He had a lot of people killed in Srirangapatna and Melkote also because they seemed to support the Wodeyar family. It is believed that he had the supporters of the royal family hanged (at least 800 families including women and children) from the trees in a tamarind grove close to the Sri Ranganatha temple. To give an idea of the horrible punishments Tipu meted out, he had a commander very close to Haider Ali, Krishna Rao, killed by dropping him alive in a pan of boiling oil. Tipu then took the wife of Krishna Rao forcibly into his harem. To compound it, the execution of Krishna Rao was based on flimsy reasons. The royal family of Travancore was subjected to similar ignominies when the bodies of the royal family members were subject to humiliating treatments.
However, there are records to show his devotion towards Hindu Temples. This happened because of the change in mind after his defeats to the British - which was more out of fear than any wisdom. He consulted astrologers and sought their advice more readily than from his maulvis and imams. Even then, Tipu did not stop to solicit help from several Muslim rulers around the world. These messages had a common refrain - "Let's make India a Muslim country and let's kill the "atheists"". Atheists referred to non-Muslims and Muslims like the Nizam of Hyderabad. In fact, the inscription on his famous sword expresses similar emotions.
There were a few positive qualities of Tipu also. 5'8" in height (not a positive quality, just mentioned it), he was a simple dresser and loved his wives and children a lot. He was a brave warrior and very energetic and enthusiastic. He actually banned the sale of intoxicants in his kingdom. He was well trained in Persian, Arabic, Urdu, Kannada and the other local languages and loved to engage in letter writing very frequently. He even kept a journal of his dreams. He was supposed to be an excellent horse rider. He respected his mother a lot and made at least a show of listening to her.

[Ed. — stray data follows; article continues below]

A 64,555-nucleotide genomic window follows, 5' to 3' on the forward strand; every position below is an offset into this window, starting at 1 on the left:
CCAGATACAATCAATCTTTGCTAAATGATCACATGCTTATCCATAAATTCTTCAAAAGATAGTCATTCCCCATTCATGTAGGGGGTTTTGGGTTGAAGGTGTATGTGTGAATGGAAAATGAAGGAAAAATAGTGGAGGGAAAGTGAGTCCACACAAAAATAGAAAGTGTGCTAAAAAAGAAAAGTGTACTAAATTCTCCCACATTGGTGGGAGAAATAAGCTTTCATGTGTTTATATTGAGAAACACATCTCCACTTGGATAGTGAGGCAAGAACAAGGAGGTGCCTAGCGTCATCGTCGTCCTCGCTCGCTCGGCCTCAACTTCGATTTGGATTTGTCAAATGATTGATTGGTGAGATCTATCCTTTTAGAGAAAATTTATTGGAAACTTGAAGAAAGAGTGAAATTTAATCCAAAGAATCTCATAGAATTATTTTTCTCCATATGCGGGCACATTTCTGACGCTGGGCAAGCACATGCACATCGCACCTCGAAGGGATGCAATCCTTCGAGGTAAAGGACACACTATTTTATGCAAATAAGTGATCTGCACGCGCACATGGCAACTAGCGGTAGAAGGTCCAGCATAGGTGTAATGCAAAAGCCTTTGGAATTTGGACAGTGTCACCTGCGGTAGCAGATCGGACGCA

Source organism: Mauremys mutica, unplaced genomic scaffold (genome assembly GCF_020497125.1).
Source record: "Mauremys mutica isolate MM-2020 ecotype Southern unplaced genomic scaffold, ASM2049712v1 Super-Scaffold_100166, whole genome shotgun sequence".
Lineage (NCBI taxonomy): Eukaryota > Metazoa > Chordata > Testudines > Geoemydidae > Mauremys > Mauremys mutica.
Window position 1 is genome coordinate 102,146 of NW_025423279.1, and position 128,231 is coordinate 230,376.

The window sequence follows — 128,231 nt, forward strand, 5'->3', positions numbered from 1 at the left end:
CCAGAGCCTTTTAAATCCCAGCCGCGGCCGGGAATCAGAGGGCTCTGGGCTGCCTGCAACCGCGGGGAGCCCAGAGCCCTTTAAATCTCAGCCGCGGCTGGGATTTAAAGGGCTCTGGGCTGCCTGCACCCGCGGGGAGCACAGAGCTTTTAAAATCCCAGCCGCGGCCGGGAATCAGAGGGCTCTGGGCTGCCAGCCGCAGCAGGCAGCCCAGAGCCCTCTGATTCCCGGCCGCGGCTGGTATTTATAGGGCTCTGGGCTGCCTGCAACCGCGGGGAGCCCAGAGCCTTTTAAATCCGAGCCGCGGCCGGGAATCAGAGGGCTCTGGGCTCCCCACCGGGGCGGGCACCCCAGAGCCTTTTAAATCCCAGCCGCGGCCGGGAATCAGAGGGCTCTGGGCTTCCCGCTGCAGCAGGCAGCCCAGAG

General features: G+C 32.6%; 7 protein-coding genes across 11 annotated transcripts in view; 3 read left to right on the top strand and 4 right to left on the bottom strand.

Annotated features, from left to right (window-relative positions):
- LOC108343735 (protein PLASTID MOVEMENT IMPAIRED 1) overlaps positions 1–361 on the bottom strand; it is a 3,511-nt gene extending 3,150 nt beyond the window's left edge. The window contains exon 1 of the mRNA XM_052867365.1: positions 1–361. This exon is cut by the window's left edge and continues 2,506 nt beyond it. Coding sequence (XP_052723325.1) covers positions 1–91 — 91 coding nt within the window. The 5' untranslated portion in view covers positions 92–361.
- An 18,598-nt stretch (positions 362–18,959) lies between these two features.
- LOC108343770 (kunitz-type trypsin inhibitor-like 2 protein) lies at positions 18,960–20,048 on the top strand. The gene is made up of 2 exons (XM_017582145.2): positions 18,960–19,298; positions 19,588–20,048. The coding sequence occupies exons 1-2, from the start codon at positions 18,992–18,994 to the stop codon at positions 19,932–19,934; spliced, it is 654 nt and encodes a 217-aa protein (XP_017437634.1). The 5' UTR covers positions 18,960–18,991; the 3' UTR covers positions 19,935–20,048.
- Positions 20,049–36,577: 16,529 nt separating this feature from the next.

Towards his end, we see Tipu becoming a nervous wreck requesting for many pujas and yajnas to be performed to ward off evil. He continued to write letters to France, Egypt, Turkey and Afghanistan requesting for help - but none arrived. He died on May 4 1799 when he was trying to retreat to his palace from the Srirangapatna fort. He did not die fighting as expressed by many historians. He was buried next to his father and mother. The British, the Marathas and the Nizam of Hyderabad proved to be real enemies to Tipu.
To sum up, Tipu was not a freedom fighter and neither was he secular because he did not have such ideas at all. He was quite a selfish ruler who could stoop down to any level if permitted by the political conditions. He was a bigot heavily influenced by Islamic theological training at a young age (In fact, Haider Ali deplored this teaching). Also, Tipu was never trained in any religion other than Islam contrary to what is reported in TV serials and popular books. His tyrannical rule adversely affected tens of thousands of families in Kerala and the Malabar region and even in his own kingdom. His death gave a lot of relief to families across South India. That probably is the reason why the British were welcomed in Karnataka.
One of these days, I will go to Srirangapatna and spend the entire day there looking at the different places associated with Tipu's life.